Halloween in the Windy City isn't a single-day event—the city celebrates all month. If you're looking for some festivities that are off the beaten path, check out these events across town.
11. A new one on the scene this year, The Halloween Gathering is a full day of events put on by the Cultural Mile Association that promotes the city's creative initiatives. Beyond an afternoon arts festival, the main event is a nighttime parade along Columbus Avenue on October 24.
12. Hell in a Handbag Productions brings out the camp for Scream, Queen, Scream!, a show exploring the horrors of office work, through October 31 at Mary's Attic in Andersonville.
13. Centralia: The Bloody Rock Musical, plays through November 21 at pH Comedy Theater. The horror musical is about the town in Pennsylvania that sits over a burning coal mine, and performances include "blood zone" seating that comes with a free poncho.
14. Craving some Game of Thrones this Halloween Eve? Put on a character costume and head to Duet Dance Studio for the Halloween Game of Thrones Tango Dance Party.
15. The vaunted Drake Hotel is offering Nightmare on Walton this month, a series of Halloween events including movie viewings, a Mad Hatter tea, the hotel's annual Masquerade Ball on October 30,and Monster Bash on October 31.
17. The call is coming from inside the house—and you can have a front row seat for the bloodbath. BABYSITTERMASSACRE '78: The Musical plays through October 31 at The Public House Theatre.
18. Dress up the dogs and head to the Botanic Garden for a Spooky Pooch Parade on Halloween day.
19. True crime buffs won't want to miss the Chicago History Museum's 'Dark Side of History' tours, which explore the city's longstanding dark underbelly.
20. Forget karaoke—compete in FitzGerald's Nightclub's Ghosts of Rock Stars Past Halloween Costume Party and Lip-Sync Battle on October 24.
21. The city's oldest surviving house, the Glessner House, hosts Shadows on the Street: Haunted Tours of Historic Prairie Avenue on October 30 and 31. Join them on Halloween at the Clarke House for the annual Edgar Allen Poe reading.
22. Every year, the Monster Dash draws crazy crowds who view—or run—this lakefront race on the 31st.
23. Costumes and crab? The Heroes and Villains Costume Brunch at Shaw's Crab House on Halloween morning is a can't-miss event.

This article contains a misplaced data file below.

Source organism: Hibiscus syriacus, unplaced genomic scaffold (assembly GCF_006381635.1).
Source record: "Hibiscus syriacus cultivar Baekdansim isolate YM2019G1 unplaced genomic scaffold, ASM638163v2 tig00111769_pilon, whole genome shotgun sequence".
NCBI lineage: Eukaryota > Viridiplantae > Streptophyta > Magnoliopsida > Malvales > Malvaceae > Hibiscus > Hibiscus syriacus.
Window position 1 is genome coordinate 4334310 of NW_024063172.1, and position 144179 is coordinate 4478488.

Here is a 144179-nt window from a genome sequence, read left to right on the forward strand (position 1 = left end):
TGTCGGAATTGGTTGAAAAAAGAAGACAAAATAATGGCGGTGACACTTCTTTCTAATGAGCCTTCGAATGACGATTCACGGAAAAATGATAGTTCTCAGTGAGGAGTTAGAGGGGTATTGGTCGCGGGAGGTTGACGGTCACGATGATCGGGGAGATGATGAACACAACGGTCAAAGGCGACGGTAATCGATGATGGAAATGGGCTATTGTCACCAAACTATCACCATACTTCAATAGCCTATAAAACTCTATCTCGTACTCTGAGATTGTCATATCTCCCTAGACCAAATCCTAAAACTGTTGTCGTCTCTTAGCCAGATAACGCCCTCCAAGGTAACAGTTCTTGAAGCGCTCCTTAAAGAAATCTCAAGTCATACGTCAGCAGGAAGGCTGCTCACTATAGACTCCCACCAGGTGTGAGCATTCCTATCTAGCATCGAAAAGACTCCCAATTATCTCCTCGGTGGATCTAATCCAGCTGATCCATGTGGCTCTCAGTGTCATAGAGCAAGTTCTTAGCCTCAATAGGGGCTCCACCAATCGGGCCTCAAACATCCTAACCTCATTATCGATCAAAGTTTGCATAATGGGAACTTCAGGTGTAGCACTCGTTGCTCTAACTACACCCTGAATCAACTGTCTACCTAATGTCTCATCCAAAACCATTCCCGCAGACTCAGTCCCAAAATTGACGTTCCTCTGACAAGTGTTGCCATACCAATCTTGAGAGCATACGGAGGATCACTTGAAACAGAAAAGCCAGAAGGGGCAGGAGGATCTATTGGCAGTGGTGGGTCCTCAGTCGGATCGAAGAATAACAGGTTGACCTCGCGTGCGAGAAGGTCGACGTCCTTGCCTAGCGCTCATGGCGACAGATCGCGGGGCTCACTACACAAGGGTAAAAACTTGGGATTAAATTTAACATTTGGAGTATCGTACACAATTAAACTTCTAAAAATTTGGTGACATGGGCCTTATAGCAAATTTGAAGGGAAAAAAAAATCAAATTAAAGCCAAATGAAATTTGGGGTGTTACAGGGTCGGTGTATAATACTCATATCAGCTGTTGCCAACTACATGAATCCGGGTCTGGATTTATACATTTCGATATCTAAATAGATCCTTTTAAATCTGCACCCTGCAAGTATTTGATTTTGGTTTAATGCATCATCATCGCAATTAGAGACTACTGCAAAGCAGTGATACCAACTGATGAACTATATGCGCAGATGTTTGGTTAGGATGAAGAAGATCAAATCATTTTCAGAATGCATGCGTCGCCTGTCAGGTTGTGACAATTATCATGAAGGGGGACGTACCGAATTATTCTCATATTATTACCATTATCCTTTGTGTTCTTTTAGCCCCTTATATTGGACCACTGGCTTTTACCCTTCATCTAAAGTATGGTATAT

24. Later that night, glitz, glamour, and guts will reign supreme at the Virgin Hotel's Undead Disco.
25. The Northalsted Street Halloween Parade is an annual favorite, with zombie Thriller dances and costumed freaks dancing up and down the street.
26. Join 3,000 strangers for the Haunted Halloween Ball at Congress Plaza Hotel, said to be one of the world's most haunted hotels.
27. The fifth floor of the Godfrey Hotel transforms into a haunted house this Halloween. Explore the rooms alone or invite a group of friends for a private ghost hunt.
28. Spend a Rocky Horror-themed holiday surrounded by antique surgical implements at the Creatures of the Night Party in the International Museum of Surgical Science.
29. You also have your pick among the ever-popular bar crawl: the Wrigleyville Halloween Crawl; A Nightmare on Hubbard Street: The 4th Annual River North Halloween Costume Bar Crawl; the Halloween Day Crawl; the Zombies vs. Vampires Halloween Pub Crawl; the Chicago Halloween Pub Crawl Weekend; and the Halloween Trolley Bar Crawl.
30. In the sunny climes of Florida, Halloween inspires the ultimate Keys bash, Fantasy Fest, a non-stop carnival that runs from October 23 to November 1. This year’s theme is “All Hallows Intergalactic Freak Show,” and the Grand Marshal is Cindy Williams of Laverne & Shirley fame. In something of an understatement, Williams observes, “Key West smacks of a good time.”
The good time begins on Friday with a Royal Coronation Ball, followed by a Goombay Street Party in Bahama Village, a Pet Masquerade and Parade, and assorted other intergalactic-meets-freaky events leading up to Halloween on Saturday. The 3Wishes.com Fantasy Fest Parade along Duval Street delivers an impressive finish: in previous years, the parade has featured everything from a giant Batman to an enormous mock octopus.
31. Australia may not really do Halloween, but Melbourne is host to an annual immersive event put on by a group called Zombie Apocalypse. This year’s theme is Ghost Train to Hell, and features an actual train that takes revellers to a warehouse where there’s a haunted house, dance floor, and bar.
So ghost-friendly is Nashville, even Elvis allegedly has taken up residence in Music City (in Ryman Auditorium, where his daughter Lisa Marie is rumored to have heard his laugh).
32. As George Strait and Alan Jackson once lamented, there’s “Murder on Music Row.” Hear stories of the country-crooning ghosts who appear on this famed strip as you ride around town in an actual hearse, courtesy of Nashville Hearse Tours.
33. There are haunted houses, and then there are haunted mansions that once belonged to dead presidents. Experience the latter during Hauntings at the Hermitage on the evening of October 24. Tour Andrew Jackson’s former abode by candlelight, as living historians describe the spooky noises and ghostly apparitions that have long been a staple of this early nineteenth-century structure.
Home to above-ground cemeteries, voodoo, and as the birthplace of Anne Rice, New Orleans offers Halloween celebrations as dramatic as the city itself.